Special needs planning involves parents or caregivers who are interested in ensuring quality of life, advocacy and services to a child or individual with special needs. The planning itself is two-fold: First, parents and caregivers will want to be sure that they can use their own assets to provide resources and services and to ensure that such resources are appropriately handled after death. Second, for individuals with special needs, inheritances, like other resources, can have an adverse impact on needs-based or financially-based public benefits. Therefore, special needs planning also incorporates planning for those types of benefits as well.

A properly drafted special needs plan has two primary goals: (1) preservation of resources and (2) ensuring quality of life. The foundation of such planning includes a Will or Revocable Trust, a Special Needs Trust, and in some cases, Guardianship.

If you do not have a Will, Wisconsin Statutes will determine the beneficiaries who receive your property (the Laws of Intestacy). If you have a child with special needs who is receiving public benefits, you may not want that child to receive your property directly. Instead, you can set up a Special Needs Trust in your Will for your child with special needs ensuring that public benefits will remain intact after your death. If you have been court appointed as legal guardian for your adult child, you can also nominate a successor guardian in your Will.

As an alternative to your Will, you can execute a Revocable Trust, which is a trust that provides for distribution of your assets upon death. Unlike a Will, if the Revocable Trust is properly funded, it will allow you to avoid probate procedures. You can also provide for the distribution of assets to a Special Needs Trust within your Revocable Trust.

A Special Needs Trust is a trust arrangement whereby income and assets are preserved and used for the beneficiary without interfering with or jeopardizing the beneficiary’s eligibility for Medicaid, SSI, and other needs-based government benefits. Assets are held and managed by a Trustee, who distributes the assets in accordance with the instructions in the Trust document.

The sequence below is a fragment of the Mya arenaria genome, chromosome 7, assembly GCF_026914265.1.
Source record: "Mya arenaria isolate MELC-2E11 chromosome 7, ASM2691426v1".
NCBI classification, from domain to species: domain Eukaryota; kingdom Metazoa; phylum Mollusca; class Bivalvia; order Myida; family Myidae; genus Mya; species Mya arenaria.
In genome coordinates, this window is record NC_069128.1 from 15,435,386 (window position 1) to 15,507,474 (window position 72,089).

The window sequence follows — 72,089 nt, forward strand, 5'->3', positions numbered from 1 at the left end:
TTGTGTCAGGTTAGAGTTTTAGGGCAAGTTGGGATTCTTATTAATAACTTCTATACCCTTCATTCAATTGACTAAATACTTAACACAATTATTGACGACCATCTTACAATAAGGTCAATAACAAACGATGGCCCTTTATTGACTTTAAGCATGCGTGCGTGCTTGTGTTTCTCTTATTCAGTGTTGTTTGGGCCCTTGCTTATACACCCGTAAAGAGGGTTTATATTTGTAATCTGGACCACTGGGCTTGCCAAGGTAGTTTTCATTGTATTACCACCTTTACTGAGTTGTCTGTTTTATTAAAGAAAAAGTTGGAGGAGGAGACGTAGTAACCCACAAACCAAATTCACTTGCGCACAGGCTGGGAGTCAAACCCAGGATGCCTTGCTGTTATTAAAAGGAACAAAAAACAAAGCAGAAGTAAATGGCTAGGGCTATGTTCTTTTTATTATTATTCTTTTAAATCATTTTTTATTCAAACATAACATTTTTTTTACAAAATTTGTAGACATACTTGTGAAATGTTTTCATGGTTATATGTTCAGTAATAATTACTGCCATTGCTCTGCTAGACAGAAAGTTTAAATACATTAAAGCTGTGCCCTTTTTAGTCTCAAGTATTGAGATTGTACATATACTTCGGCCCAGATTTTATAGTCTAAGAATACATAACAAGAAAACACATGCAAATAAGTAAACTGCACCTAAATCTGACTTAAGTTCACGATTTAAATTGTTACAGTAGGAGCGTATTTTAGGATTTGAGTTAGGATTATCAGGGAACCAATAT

A Special Needs Trust created under a Will or Revocable Trust is called a third-party trust. A third-party trust is one created and funded with assets owned by someone other than the beneficiary. A third-party trust can also be created and funded prior to death and is called a living trust, or inter vivos trust. Under 42 USC 1396p (d)(4)(A), third-party trusts are not subject to a Medicaid lien.

All Special Needs Trusts provide that funds held in the trust are not to be placed under the control of the beneficiary, and most provide specifically that disbursements from the trust are not to be made to the beneficiary but are to be in the form of payments to vendors. The Special Needs Trust must also be irrevocable. The trust also provides what is to be done with any funds remaining after the death of the beneficiary. Unlike Special Needs Trusts established with a disabled individual’s assets (self-settled trusts), a third-party trust contains no requirement to pay back benefits paid to the beneficiary during his or her lifetime. It is important not to commingle the assets of a third-party trust with a self-settled trust because of this distinction.

Special Needs Trusts involve complex estate planning concepts. It is important that you work with someone who is familiar with different types of Special Needs Trusts, the various options for establishing such trusts, and public benefits planning to ensure that your assets are properly managed and that your loved one maintains necessary benefits following your death.

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